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At the Bedside: Uncommon form of preeclampsia diagnosed, treated, for young mother by ƹƵAppHealth Houston physicians

Louise McCullough, MD, PhD, treated Monique Dorsey (right) after she experienced an uncommon form of preeclampsia five days after her children were born. (Photo by Deborah Mann Lake/ƹƵAppHealth Houston)
Louise McCullough, MD, PhD, treated Monique Dorsey (right) after she experienced an uncommon form of preeclampsia five days after her children were born. (Photo by Deborah Mann Lake/ƹƵAppHealth Houston)

Three years ago, Monique Dorsey had a textbook-perfect pregnancy. She brought home a beautiful baby girl and everything seemed fine, except for some swelling on her feet, which she had read was normal.

But late at night five days after delivery, she experienced what is called a thunderclap headache, which is severe and sudden and can warn of a life-threatening condition.

She tried a hot shower to relieve it, but the pain finally drove her to a nearby emergency center, where they diagnosed her with postpartum preeclampsia, prescribed medication, and sent her home.

Dorsey bought a blood pressure monitor, and when she got the headache a second time a short time later, she saw her blood pressure had skyrocketed. She headed back to the emergency room. This time they scanned her brain and saw signs of narrowing of the blood vessels in her brain.

“I knew it was an abnormal headache. It felt very wrong,” Dorsey said. “They could see the narrowing and dissections in the blood vessels in my head.”

She was immediately transferred to Memorial Hermann-Texas Medical Center, where she met , MD, PhD, professor and chair in the Department of Neurology and the Roy M. and Phyllis Gough Huffington Distinguished Chair with McGovern Medical School at ƹƵAppHealth Houston. McCullough is also affiliated with The University of Texas MD Anderson Cancer Center ƹƵAppHealth Houston Graduate School of Biomedical Sciences.

McCullough diagnosed her with a rare complication of preeclampsia called reversible cerebral vasoconstriction syndrome, or RCVS.

“RCVS causes spasm of the blood vessels in the brain, and her vessels were so narrowed that she did not get enough blood flow to an area of her brain and had a small stroke,” McCullough said. “We treated her blood pressure, and within a month, we were able to take her off the medication, and she completely recovered. It was all pregnancy related.”

Preeclampsia is a life-threatening condition marked by extremely high blood pressure that occurs after the 20th week of pregnancy. It affects 1 in every 25 pregnancies, according to the March of Dimes.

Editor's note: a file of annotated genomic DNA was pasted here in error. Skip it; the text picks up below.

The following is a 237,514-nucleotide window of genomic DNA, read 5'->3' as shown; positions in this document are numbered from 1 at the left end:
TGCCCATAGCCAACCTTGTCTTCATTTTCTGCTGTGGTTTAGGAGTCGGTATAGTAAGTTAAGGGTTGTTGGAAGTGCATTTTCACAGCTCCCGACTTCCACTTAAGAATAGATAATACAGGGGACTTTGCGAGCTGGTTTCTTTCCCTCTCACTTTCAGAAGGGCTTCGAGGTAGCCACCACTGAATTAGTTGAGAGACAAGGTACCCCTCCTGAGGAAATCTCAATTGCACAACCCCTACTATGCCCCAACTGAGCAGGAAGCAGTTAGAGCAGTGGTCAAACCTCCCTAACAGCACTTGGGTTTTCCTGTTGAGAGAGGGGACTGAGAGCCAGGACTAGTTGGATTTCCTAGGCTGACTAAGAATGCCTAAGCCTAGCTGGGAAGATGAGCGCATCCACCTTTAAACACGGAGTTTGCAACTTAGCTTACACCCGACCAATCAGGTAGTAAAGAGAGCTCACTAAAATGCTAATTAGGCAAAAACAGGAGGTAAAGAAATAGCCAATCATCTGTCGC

“What many people don’t realize is that 20% of preeclampsia cases occur after delivery,” McCullough said. “Black women are at a much higher risk, and the maternal mortality rate is three times higher and is closely linked to hypertensive disorders of pregnancy, including preeclampsia and eclampsia.”

Once Dorsey had a diagnosis, she said she and her husband asked a lot of questions.

“I was happy to have Dr. McCullough as a doctor,” Dorsey said. “She has an amazing bedside manner, and I appreciated how candid she was and how she took the time to explain everything to me.”

When Dorsey was pregnant with her second child late last year, she contacted McCullough for a plan in collaboration with , MD, MBA, assistant professor of maternal-fetal medicine in the at McGovern Medical School. Dorsey was placed on a baby aspirin regimen and then, during the end of her pregnancy, she was prescribed an anticoagulant medication.

As before, the pregnancy was complication-free, and Dorsey delivered another baby girl. But at the same point as before, five days after delivery, Dorsey called McCullough and Newman to say her blood pressure was up and she had a headache.

Dorsey was admitted to the hospital, and after she failed to respond to other hypertensive medications, she was placed on a calcium channel blocker, which lowered her blood pressure.

“I had very quick access to Dr. Newman and Dr. McCullough, and they were working together to make sure it didn’t progress like the first one,” Dorsey said. “I still had to go into the hospital, but because of the monitoring, it was caught way before it got as bad as the first time.”

She did not suffer a stroke this time and, after six weeks, was able to stop taking the blood pressure medication. For Dorsey, the preeclampsia with accompanying high blood pressure was strictly the result of pregnancy hormones.

Dorsey was willing to share her story to encourage other women to listen to their bodies and speak out when they feel like something is not right.

“Women should really ask questions and not be afraid to let the doctor know when something doesn’t feel normal. I knew it wasn’t a normal headache,” Dorsey said. “I want women to know they should advocate for themselves. Get a blood pressure monitor — put it on your registry along with the diapers and all of that — and monitor not just during pregnancy, but after.”

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